Base predicates

Types

isType(String type)

True if Type is the type of some object.

definedType(String type)

A type whose behaviour was defined in the model file. This is used to give undefined types the Unknown behaviour, rather than no behaviour:

isA(?Object, "Unknown") :- isA(?Object, ?Type), !definedType(?Type).

Objects

live(Ref object)

The object exists. This is true for all the initial objects and for any objects that may be created. This will be false for potential child objects that can never be created in the current configuration.

isRef(Ref ref)

This object is a reference type (it is passed by reference).

isA(Ref object, String type)

The object has the given type. Note than an object may have multiple types, either because of inheritance or because of aggregation.

field(Ref object, String fieldName, Object value)

The object has a field called FieldName which may contain Value.

isPublic(Ref object)

Marking an object as public means that references to it are not shown on the access graph. This is useful for objects that are widely accessible, to avoid cluttering up the graph.

All objects of type Unknown automatically get a reference to all public objects (and will therefore also invoke them, unless Access Control rules prevent this).

Invocations

liveMethod(Ref object, String invocation, String method)

It is possible for Object.Method to be invoked in the context Invocation.

local(Ref object, String invocation, String varName, Object value)

In some invocation of Object in context Invocation, local variable VarName has value Value.

Results

These predicates indicate behaviour that may be possible given the behaviour and configuration of the system. They are named “did” to indicate that they are the result of applying the system rules - in the model everything that is possible “did” happen, even though in the real system this only represents things that might happen.

hasRef(Ref object, Ref target)

Object has a local variable or field with the given value.

didAccept(Ref target, String targetInvocation, String paramVar, Object argValue)

Target was invoked with the given value passed as an argument.

didCall(Ref caller, String callerInvocation, String callSite, Ref target, String method)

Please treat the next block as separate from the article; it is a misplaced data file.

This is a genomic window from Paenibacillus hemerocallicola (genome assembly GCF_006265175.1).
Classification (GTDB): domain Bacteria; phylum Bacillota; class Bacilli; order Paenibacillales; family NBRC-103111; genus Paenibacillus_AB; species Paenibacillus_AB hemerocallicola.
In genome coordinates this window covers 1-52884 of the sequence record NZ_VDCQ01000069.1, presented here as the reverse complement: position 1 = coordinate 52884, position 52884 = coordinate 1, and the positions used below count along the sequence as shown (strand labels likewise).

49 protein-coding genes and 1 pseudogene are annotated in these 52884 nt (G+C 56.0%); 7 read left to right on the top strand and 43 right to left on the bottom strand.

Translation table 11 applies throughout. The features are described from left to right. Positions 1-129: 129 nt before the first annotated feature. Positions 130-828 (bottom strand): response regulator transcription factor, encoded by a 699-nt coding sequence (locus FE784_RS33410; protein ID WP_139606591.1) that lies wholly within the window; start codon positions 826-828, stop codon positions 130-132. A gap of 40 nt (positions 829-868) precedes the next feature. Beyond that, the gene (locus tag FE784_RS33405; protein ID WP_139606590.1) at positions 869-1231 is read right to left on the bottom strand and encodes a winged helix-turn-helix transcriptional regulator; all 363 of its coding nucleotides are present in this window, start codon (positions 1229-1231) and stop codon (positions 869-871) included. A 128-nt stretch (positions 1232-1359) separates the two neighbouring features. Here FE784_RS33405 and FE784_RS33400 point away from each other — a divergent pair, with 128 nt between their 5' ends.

Caller‘s CallSite called Target‘s Method.

didCall(Ref caller, String callerInvocation, String callSite, Ref target, String targetInvocation, String method)

Caller‘s CallSite called Target‘s Method, switching to the TargetInvocation context.

didCall(Ref caller, Ref target, String method)

Simpler version of didCall/6 with just the caller, target and method.

didCreate(Ref caller, String invocation, String callSite, Ref newChild)

The code at CallSite created NewChild as the result of a constructor call made by object Caller in context CallerInvocation.

didCreate(Ref factory, Ref object)

Simplified view of didCreate()/4.

didGetException(Ref caller, String callerInvocation, String callSite, Object exception)

Exception was thrown by Caller‘s CallSite‘s target.

didGet(Ref caller, String callerInvocation, String callSite, Object resultValue)

The code at CallSite got ResultValue back as the result of a call made by object Caller in context CallerInvocation.

getsAccess(Ref sourceObject, Ref targetObject)

Some invocation of SourceObject may have access to TargetObject (through a field or local variable).

didReceive(Ref target, String targetInvocation, String method, int pos, Object argValue)

Target.method may get called with ArgValue as parameter number Pos (or as any parameter if Pos is _). ?Pos will be a position in Method‘s hasParam().

Functions

These are not relations, so you can’t enumerate all their values, but you can use them in rules.

IS_REF(Ref ref)

Checks that ref is a Ref.

IS_STRING(String string)

Checks that string is a String. Note: this method does not consider any(String) to be a string. It is usually better to use ASSIGN(“String”, ?StringIn, ?StringOut). For example, if StringIn is any(Value) then StringOut will be any(String).

TO_STRING(Object object, String string)

Converts any to a String.

ASSIGN(String Type, Object value, Type result)

Checks that value can be assigned to a field of the given type. The result parameter is needed to handle any types. Some examples should make this clear:

ASSIGN("String", "hi") -> "hi"
ASSIGN("String", 4) -> nothing
ASSIGN("String", any(Value)) -> any(String)
ASSIGN("String", any(int)) -> nothing
MATCH(Object a, Object b)
MATCH_TO(Object a, Object b, Object result)

Tests whether a = b, taking account of the fact that either may be an any value. The result (in the three-argument form) is the intersection of the possible values. e.g.:

MATCH_TO("foo", "foo") -> "foo"
MATCH_TO("foo", "bar") -> nothing
MATCH_TO(any(String), any(Value)) -> any(String)
MAKE_OBJECT(String nameHint, String invocation, Ref child)

Created a new reference by combining the nameHint and invocation.

The world

exceptionsOnlyValues()

If set, exceptions can only be values (e.g. strings), not references. Set this for languages such as E and Joe-E which prevent authority from propagating via exceptions.

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